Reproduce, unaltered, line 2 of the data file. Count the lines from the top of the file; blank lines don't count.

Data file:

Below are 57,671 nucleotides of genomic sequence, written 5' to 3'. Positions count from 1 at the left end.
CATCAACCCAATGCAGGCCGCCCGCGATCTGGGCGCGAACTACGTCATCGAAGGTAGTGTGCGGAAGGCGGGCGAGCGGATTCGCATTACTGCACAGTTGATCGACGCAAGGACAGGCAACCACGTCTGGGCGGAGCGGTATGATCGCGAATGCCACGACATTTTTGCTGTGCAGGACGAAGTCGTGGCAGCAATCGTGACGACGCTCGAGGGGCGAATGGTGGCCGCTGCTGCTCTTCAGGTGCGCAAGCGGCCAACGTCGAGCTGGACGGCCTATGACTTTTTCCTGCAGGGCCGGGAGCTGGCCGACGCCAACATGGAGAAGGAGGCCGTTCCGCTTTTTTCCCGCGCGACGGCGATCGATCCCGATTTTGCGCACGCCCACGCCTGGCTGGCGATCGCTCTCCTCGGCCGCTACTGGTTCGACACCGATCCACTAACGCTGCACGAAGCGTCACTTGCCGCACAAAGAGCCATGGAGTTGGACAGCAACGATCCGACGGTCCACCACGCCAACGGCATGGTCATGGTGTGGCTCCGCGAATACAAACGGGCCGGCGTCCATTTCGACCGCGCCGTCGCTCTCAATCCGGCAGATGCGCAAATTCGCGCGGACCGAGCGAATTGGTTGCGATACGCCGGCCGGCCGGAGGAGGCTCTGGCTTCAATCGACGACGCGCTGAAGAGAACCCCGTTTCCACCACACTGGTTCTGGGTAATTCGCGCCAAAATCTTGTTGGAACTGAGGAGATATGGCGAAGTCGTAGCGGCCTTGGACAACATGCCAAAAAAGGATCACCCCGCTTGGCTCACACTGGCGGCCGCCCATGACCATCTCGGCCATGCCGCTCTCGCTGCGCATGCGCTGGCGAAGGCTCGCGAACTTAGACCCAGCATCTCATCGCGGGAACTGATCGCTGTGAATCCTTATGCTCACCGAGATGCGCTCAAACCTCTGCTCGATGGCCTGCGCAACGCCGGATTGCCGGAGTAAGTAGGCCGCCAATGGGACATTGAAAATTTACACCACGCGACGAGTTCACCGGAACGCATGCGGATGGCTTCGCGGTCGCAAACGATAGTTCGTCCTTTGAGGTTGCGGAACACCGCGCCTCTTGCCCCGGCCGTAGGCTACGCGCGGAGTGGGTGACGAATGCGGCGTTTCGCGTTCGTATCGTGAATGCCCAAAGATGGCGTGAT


CATCAACCCAATGCAGGCCGCCCGCGATCTGGGCGCGAACTACGTCATCGAAGGTAGTGTGCGGAAGGCGGGCGAGCGGATTCGCATTACTGCACAGTTGATCGACGCAAGGACAGGCAACCACGTCTGGGCGGAGCGGTATGATCGCGAATGCCACGACATTTTTGCTGTGCAGGACGAAGTCGTGGCAGCAATCGTGACGACGCTCGAGGGGCGAATGGTGGCCGCTGCTGCTCTTCAGGTGCGCAAGCGGCCAACGTCGAGCTGGACGGCCTATGACTTTTTCCTGCAGGGCCGGGAGCTGGCCGACGCCAACATGGAGAAGGAGGCCGTTCCGCTTTTTTCCCGCGCGACGGCGATCGATCCCGATTTTGCGCACGCCCACGCCTGGCTGGCGATCGCTCTCCTCGGCCGCTACTGGTTCGACACCGATCCACTAACGCTGCACGAAGCGTCACTTGCCGCACAAAGAGCCATGGAGTTGGACAGCAACGATCCGACGGTCCACCACGCCAACGGCATGGTCATGGTGTGGCTCCGCGAATACAAACGGGCCGGCGTCCATTTCGACCGCGCCGTCGCTCTCAATCCGGCAGATGCGCAAATTCGCGCGGACCGAGCGAATTGGTTGCGATACGCCGGCCGGCCGGAGGAGGCTCTGGCTTCAATCGACGACGCGCTGAAGAGAACCCCGTTTCCACCACACTGGTTCTGGGTAATTCGCGCCAAAATCTTGTTGGAACTGAGGAGATATGGCGAAGTCGTAGCGGCCTTGGACAACATGCCAAAAAAGGATCACCCCGCTTGGCTCACACTGGCGGCCGCCCATGACCATCTCGGCCATGCCGCTCTCGCTGCGCATGCGCTGGCGAAGGCTCGCGAACTTAGACCCAGCATCTCATCGCGGGAACTGATCGCTGTGAATCCTTATGCTCACCGAGATGCGCTCAAACCTCTGCTCGATGGCCTGCGCAACGCCGGATTGCCGGAGTAAGTAGGCCGCCAATGGGACATTGAAAATTTACACCACGCGACGAGTTCACCGGAACGCATGCGGATGGCTTCGCGGTCGCAAACGATAGTTCGTCCTTTGAGGTTGCGGAACACCGCGCCTCTTGCCCCGGCCGTAGGCTACGCGCGGAGTGGGTGACGAATGCGGCGTTTCGCGTTCGTATCGTGAATGCCCAAAGATGGCGTGAT